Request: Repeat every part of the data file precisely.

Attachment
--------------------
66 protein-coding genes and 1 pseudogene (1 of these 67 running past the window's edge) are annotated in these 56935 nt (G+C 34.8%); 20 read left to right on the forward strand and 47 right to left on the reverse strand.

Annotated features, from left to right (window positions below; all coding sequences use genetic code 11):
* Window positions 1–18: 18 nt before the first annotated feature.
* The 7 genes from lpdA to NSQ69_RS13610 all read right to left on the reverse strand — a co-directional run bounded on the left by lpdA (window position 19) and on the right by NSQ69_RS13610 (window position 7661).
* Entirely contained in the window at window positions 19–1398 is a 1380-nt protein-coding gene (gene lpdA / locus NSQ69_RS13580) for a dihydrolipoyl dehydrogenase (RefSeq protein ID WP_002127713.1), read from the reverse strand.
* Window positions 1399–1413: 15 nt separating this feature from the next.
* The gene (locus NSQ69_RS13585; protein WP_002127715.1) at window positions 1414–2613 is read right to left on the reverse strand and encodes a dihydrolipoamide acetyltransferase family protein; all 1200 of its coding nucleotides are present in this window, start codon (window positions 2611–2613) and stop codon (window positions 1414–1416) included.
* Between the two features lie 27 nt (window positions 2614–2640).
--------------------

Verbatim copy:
66 protein-coding genes and 1 pseudogene (1 of these 67 running past the window's edge) are annotated in these 56935 nt (G+C 34.8%); 20 read left to right on the forward strand and 47 right to left on the reverse strand.

Annotated features, from left to right (window positions below; all coding sequences use genetic code 11):
* Window positions 1–18: 18 nt before the first annotated feature.
* The 7 genes from lpdA to NSQ69_RS13610 all read right to left on the reverse strand — a co-directional run bounded on the left by lpdA (window position 19) and on the right by NSQ69_RS13610 (window position 7661).
* Entirely contained in the window at window positions 19–1398 is a 1380-nt protein-coding gene (gene lpdA / locus NSQ69_RS13580) for a dihydrolipoyl dehydrogenase (RefSeq protein ID WP_002127713.1), read from the reverse strand.
* Window positions 1399–1413: 15 nt separating this feature from the next.
* The gene (locus NSQ69_RS13585; protein WP_002127715.1) at window positions 1414–2613 is read right to left on the reverse strand and encodes a dihydrolipoamide acetyltransferase family protein; all 1200 of its coding nucleotides are present in this window, start codon (window positions 2611–2613) and stop codon (window positions 1414–1416) included.
* Between the two features lie 27 nt (window positions 2614–2640).